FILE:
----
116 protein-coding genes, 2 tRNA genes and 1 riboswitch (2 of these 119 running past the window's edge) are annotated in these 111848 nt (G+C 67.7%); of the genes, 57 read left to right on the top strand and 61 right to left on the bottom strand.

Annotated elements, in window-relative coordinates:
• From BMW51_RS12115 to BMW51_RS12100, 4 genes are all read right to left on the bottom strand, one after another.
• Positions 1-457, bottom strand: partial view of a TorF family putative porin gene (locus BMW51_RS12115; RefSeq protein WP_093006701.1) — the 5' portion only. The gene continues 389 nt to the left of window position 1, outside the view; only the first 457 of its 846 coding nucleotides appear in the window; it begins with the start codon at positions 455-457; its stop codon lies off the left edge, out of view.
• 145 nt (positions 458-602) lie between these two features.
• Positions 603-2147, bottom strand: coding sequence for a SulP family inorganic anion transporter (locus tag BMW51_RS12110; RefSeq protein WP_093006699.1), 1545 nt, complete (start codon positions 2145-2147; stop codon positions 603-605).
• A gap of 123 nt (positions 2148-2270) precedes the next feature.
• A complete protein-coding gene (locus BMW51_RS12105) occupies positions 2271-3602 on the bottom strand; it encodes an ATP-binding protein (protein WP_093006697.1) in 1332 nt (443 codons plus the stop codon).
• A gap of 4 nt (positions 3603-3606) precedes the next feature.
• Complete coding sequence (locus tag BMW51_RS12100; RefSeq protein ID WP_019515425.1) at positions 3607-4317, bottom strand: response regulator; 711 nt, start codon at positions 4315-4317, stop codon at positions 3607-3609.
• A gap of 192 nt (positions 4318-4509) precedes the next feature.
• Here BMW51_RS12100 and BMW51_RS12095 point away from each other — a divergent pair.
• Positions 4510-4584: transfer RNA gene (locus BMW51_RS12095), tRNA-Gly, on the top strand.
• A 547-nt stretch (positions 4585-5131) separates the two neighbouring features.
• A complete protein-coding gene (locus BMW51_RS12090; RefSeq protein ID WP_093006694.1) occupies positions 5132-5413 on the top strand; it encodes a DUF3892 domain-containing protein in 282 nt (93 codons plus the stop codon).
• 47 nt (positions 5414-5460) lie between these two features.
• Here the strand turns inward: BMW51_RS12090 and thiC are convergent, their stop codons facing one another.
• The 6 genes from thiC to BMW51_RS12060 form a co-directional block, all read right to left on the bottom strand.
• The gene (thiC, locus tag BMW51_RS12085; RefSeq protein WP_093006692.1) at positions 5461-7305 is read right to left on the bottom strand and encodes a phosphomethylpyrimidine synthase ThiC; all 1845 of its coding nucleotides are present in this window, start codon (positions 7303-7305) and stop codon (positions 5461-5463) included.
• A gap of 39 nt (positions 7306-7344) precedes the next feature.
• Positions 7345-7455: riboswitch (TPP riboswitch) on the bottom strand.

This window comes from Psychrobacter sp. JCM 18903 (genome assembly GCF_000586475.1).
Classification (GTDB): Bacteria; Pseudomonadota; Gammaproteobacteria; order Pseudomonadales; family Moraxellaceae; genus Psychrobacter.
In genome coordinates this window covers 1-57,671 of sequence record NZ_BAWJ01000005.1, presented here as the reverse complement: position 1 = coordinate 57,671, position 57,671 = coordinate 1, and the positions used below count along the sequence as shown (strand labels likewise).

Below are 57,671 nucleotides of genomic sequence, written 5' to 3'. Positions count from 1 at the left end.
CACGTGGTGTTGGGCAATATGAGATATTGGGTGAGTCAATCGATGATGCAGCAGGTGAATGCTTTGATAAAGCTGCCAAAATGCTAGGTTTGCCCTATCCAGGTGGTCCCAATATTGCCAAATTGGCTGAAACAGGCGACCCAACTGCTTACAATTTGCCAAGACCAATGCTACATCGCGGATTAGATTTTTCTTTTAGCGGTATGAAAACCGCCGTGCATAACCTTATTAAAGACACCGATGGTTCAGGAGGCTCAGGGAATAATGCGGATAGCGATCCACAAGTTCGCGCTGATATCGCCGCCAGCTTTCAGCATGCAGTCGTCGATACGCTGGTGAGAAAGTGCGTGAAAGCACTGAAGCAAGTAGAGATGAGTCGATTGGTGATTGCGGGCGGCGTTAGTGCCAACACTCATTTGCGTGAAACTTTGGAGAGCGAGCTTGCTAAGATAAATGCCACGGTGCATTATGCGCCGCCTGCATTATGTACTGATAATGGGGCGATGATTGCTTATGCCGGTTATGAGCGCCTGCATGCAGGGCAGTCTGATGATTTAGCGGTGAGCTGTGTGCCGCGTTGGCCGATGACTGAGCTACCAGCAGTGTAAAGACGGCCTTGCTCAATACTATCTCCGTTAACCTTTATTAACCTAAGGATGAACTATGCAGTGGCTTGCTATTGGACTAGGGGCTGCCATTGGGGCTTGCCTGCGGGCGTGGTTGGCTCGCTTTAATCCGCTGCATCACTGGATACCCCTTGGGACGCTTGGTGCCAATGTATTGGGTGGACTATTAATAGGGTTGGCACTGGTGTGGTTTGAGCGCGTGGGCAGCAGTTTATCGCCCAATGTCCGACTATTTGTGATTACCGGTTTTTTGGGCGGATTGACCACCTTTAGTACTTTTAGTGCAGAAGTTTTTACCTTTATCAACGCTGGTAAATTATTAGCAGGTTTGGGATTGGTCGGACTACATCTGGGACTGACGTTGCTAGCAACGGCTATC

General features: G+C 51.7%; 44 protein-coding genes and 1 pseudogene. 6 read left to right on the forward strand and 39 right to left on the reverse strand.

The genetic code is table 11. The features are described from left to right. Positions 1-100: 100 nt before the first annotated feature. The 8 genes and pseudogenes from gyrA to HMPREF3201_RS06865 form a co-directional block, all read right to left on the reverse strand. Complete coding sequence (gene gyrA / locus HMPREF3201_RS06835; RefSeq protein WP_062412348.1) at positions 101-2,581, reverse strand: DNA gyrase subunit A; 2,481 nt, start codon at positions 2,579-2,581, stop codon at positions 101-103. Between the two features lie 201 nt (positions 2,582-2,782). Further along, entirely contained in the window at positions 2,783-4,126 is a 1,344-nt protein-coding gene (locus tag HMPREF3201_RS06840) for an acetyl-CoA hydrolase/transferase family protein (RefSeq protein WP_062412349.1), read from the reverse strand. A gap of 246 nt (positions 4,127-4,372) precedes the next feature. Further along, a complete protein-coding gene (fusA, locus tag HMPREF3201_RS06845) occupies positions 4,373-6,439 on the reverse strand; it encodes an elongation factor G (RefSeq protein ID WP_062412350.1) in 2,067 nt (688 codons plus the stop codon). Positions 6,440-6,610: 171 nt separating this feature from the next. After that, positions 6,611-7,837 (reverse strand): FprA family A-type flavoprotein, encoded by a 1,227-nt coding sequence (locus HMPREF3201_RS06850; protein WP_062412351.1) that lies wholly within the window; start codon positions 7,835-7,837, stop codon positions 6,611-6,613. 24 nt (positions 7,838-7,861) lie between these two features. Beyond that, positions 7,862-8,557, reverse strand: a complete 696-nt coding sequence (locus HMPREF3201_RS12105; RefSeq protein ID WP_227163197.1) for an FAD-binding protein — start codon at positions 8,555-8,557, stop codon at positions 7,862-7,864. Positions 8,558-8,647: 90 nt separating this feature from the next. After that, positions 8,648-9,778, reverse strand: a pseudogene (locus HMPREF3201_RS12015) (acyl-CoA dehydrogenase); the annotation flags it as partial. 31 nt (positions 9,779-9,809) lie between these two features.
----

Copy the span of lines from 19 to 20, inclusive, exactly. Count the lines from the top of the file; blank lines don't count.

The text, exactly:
• The gene (thiC, locus tag BMW51_RS12085; RefSeq protein WP_093006692.1) at positions 5461-7305 is read right to left on the bottom strand and encodes a phosphomethylpyrimidine synthase ThiC; all 1845 of its coding nucleotides are present in this window, start codon (positions 7303-7305) and stop codon (positions 5461-5463) included.
• A gap of 39 nt (positions 7306-7344) precedes the next feature.